Western pressure on African countries to liberalize policies on homosexuality has had a boomerang effect, uniting Africans against it and resulting in what some see as a new non-aligned movement of countries.
Last week the United Nations elected a Ugandan as president of the General Assembly over last-ditch efforts by activists who, along with the Obama administration, have condemned Uganda’s recently enacted law against homosexual acts.
Lesbian, gay, bisexual and transgender (LGBT) activists called on the Obama administration to deny Sam Kutesa’s visa, but by election day at the UN, their petition had only gathered 13,466 signatures.
Kutesa is Uganda’s foreign minister and defended the law internationally, stating promotion and exhibition of homosexuality “is wrong for our young people and it offends our culture.”
Africans called Western criticism of Uganda an attack on national sovereignty and some noted, “the Western world criminalizes almost all of these same offenses” as the amended law, such as homosexual rape.
The role of president of the General Assembly is symbolic though prominent. The highest profile task is presiding over the assembly as heads of state address its 193 members each year.
The position is rotated annually among regions. It is Africa’s turn, and the African Union–most of which ban homosexual acts–put forward only one candidate.
In February, Uganda’s President Museveni hinted he sought closer military ties to Russia because of U.S. meddling on LGBT issues. Russia has also defied criticism of its ban on exposing children to homosexual propaganda.
Former Secretary of State Hillary Clinton launched the first salvo for international LGBT rights in a speech at the UN in 2011. Soon after, President Obama announced he would condition foreign aid on LGBT rights.
African leaders predicted the U.S. policy would provoke a “significant diplomatic confrontation.” Kenyans said, “Those who live as gays need help to live right and we should not be supporting them to live in a wrong reality.”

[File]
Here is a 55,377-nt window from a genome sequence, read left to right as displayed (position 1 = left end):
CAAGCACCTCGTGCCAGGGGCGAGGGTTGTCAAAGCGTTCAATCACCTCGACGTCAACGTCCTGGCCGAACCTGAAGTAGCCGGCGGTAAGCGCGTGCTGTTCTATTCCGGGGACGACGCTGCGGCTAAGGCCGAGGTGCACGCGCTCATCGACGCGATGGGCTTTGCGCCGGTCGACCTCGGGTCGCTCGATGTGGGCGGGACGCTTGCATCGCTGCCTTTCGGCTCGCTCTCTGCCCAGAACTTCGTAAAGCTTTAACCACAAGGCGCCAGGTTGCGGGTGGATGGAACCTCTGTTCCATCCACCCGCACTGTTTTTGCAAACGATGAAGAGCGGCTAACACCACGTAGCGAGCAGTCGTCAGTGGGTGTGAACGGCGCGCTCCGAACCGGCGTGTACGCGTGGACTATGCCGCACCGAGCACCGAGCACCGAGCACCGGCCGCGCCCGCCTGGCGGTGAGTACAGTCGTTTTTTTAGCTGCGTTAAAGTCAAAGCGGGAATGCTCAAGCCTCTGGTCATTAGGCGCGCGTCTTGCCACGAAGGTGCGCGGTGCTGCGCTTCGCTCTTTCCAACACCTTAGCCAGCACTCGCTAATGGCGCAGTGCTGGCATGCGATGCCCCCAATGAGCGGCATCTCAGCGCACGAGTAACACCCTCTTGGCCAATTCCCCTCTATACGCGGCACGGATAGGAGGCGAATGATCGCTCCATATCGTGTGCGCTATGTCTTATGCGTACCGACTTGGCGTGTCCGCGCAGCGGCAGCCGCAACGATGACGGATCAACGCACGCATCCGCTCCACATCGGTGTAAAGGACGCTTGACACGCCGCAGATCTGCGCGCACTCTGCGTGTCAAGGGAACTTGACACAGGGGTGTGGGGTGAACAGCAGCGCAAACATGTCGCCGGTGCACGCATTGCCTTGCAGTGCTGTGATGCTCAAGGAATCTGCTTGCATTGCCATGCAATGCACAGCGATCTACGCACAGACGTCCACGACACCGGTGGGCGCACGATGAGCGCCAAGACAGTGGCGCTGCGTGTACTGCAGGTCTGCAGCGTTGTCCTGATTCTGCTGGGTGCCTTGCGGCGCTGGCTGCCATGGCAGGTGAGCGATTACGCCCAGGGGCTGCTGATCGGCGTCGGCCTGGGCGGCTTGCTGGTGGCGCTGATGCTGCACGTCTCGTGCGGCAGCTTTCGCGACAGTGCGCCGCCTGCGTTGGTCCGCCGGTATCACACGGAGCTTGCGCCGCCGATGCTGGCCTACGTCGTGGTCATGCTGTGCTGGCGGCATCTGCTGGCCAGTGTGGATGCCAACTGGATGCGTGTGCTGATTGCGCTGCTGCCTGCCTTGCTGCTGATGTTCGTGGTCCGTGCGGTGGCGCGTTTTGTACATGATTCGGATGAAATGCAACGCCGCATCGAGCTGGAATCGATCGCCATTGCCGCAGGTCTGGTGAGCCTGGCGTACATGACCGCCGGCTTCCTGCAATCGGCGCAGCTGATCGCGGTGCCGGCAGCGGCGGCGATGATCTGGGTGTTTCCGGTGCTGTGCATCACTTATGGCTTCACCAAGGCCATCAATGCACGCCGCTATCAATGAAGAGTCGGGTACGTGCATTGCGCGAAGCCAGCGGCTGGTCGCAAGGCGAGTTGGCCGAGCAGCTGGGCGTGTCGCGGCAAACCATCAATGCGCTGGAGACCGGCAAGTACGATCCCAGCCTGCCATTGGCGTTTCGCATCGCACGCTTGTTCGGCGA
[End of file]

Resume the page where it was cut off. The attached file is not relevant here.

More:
In March, Africans were forced to abandon their resolution on AIDS after it was amended by governments advocating for sexual rights. The resolution sponsored by African countries struggling with the deadly disease was tailored to address public health and protecting women and girls.
European, U.S., and Latin American delegates, who view AIDS as a political opportunity to advance sexual rights, demanded the resolution remove references to reducing the number of sexual partners and delaying sexual initiation.
After Western countries lost in lengthy negotiations, they eventually outmaneuvered the Africans using a technicality in the last moments of the conference. One disheartened African delegate said, “It’s all about sex, sex, sex for them.”
A senior U.S. diplomat recently warned about the Obama administration’s heavy-handed approach, CNSNews reports. Richard Hoagland co-hosted the first LGBT “pride celebration” at the U.S. embassy in Pakistan in 2011. A week later, protesters said the U.S. had “unleashed cultural terrorism on us.”
Speaking at an event on global LGBT rights, Hoagland cautioned some countries “will react to our values and goals with backlash” against homosexuality.
Last week a U.S. senator introduced a bill to make LGBT rights a permanent feature of U.S. foreign policy.